GARDEZ, Afghanistan (Reuters) -- Sixteen Afghans working for a United Nations-sponsored demining agency who were kidnapped at the weekend have been freed unharmed, an agency official has said.
The Mine Detection and Dog Center (MDC) personnel were seized by gunmen on a highway in eastern Paktia province on July 4. The MDC is part of the overall UN mine-clearing agency in Afghanistan known as UNMACA.
Sherin Agha Ahmad Shah, head of the MDC in Paktia, said tribal chiefs in the province made contact with the kidnappers and were able to secure the release of the men late on July 5.
"The kidnappers were thieves and the tribal chiefs negotiated the release of the workers without any ransom or any deal," he told reporters, without giving further details.
The Interior Ministry said in a statement police were also involved in securing their release.
Kidnapping of Afghans and foreigners has become a lucrative business both for Taliban insurgents and criminal gangs in recent years. Some captives have been killed while others have been released after ransoms were apparently paid.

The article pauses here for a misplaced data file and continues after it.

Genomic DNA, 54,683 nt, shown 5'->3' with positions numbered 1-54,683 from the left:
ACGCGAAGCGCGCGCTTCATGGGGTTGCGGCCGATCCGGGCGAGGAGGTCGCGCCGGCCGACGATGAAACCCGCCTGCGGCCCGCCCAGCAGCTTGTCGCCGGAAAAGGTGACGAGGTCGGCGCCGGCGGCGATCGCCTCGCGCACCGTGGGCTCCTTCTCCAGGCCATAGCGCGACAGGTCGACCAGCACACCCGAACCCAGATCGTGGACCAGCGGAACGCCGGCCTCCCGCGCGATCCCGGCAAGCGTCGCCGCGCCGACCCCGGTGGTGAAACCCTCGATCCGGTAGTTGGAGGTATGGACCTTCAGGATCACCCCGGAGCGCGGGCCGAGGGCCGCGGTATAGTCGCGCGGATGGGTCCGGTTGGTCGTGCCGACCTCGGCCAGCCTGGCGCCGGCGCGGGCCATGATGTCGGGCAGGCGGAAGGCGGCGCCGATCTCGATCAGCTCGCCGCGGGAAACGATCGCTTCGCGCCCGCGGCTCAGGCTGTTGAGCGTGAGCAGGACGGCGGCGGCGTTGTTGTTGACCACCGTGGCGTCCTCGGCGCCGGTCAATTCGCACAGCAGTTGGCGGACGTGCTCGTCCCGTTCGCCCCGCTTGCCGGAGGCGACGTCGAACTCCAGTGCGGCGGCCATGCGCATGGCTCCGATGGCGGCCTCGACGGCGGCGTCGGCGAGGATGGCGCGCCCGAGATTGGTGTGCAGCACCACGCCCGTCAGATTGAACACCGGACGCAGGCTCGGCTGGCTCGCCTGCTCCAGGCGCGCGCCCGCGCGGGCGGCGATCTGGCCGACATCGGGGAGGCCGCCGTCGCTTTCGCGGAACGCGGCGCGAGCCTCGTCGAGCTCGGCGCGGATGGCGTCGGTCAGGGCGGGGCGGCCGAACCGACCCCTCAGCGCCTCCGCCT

Separately, no further information has emerged about two Afghan employees working for Dutch aid agency HealthNet TPO (HNI) who the Afghan Health Ministry said were abducted in neighboring Khost Province on July 4.
HNI is a Netherlands-based aid agency specializing in rehabilitating health-care systems in war zones and disaster areas. No one has claimed responsibility for their abductions.
In Paktia last year, 13 deminers working for another agency were kidnapped by a criminal gang but were freed a month later after mediation by tribal chiefs.
With insurgent violence at its worst since the Taliban were ousted from power in late 2001, thousands of U.S. Marines launched a major new offensive last week in southern Helmand Province, long a Taliban stronghold and opium-growing hub.